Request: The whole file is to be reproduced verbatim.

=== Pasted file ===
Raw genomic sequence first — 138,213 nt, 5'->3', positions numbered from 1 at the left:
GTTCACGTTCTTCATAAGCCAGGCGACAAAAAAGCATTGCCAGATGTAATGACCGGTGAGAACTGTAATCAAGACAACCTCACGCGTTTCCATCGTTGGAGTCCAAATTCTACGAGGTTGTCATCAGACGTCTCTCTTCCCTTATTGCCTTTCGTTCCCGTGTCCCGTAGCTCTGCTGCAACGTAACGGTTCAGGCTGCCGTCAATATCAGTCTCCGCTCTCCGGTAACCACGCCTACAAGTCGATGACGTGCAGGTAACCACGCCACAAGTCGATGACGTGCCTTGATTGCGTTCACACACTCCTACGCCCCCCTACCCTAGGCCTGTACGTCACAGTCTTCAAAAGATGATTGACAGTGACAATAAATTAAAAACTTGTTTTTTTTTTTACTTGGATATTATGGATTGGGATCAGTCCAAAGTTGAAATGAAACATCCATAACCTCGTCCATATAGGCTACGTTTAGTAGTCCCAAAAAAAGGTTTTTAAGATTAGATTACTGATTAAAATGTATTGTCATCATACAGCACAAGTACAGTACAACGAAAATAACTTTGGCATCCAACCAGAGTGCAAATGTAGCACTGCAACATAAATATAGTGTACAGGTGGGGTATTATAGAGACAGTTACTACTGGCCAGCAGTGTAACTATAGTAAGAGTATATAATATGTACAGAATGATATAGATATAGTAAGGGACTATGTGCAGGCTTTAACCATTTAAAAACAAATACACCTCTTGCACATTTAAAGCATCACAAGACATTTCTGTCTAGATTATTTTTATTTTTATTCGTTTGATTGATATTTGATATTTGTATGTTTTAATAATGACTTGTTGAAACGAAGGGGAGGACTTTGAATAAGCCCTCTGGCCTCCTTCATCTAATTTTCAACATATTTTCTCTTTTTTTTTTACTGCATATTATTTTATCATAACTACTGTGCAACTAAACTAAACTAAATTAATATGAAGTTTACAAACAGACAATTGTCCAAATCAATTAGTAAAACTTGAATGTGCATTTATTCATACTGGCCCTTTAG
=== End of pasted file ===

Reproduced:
Raw genomic sequence first — 138,213 nt, 5'->3', positions numbered from 1 at the left:
GTTCACGTTCTTCATAAGCCAGGCGACAAAAAAGCATTGCCAGATGTAATGACCGGTGAGAACTGTAATCAAGACAACCTCACGCGTTTCCATCGTTGGAGTCCAAATTCTACGAGGTTGTCATCAGACGTCTCTCTTCCCTTATTGCCTTTCGTTCCCGTGTCCCGTAGCTCTGCTGCAACGTAACGGTTCAGGCTGCCGTCAATATCAGTCTCCGCTCTCCGGTAACCACGCCTACAAGTCGATGACGTGCAGGTAACCACGCCACAAGTCGATGACGTGCCTTGATTGCGTTCACACACTCCTACGCCCCCCTACCCTAGGCCTGTACGTCACAGTCTTCAAAAGATGATTGACAGTGACAATAAATTAAAAACTTGTTTTTTTTTTTACTTGGATATTATGGATTGGGATCAGTCCAAAGTTGAAATGAAACATCCATAACCTCGTCCATATAGGCTACGTTTAGTAGTCCCAAAAAAAGGTTTTTAAGATTAGATTACTGATTAAAATGTATTGTCATCATACAGCACAAGTACAGTACAACGAAAATAACTTTGGCATCCAACCAGAGTGCAAATGTAGCACTGCAACATAAATATAGTGTACAGGTGGGGTATTATAGAGACAGTTACTACTGGCCAGCAGTGTAACTATAGTAAGAGTATATAATATGTACAGAATGATATAGATATAGTAAGGGACTATGTGCAGGCTTTAACCATTTAAAAACAAATACACCTCTTGCACATTTAAAGCATCACAAGACATTTCTGTCTAGATTATTTTTATTTTTATTCGTTTGATTGATATTTGATATTTGTATGTTTTAATAATGACTTGTTGAAACGAAGGGGAGGACTTTGAATAAGCCCTCTGGCCTCCTTCATCTAATTTTCAACATATTTTCTCTTTTTTTTTTACTGCATATTATTTTATCATAACTACTGTGCAACTAAACTAAACTAAATTAATATGAAGTTTACAAACAGACAATTGTCCAAATCAATTAGTAAAACTTGAATGTGCATTTATTCATACTGGCCCTTTAG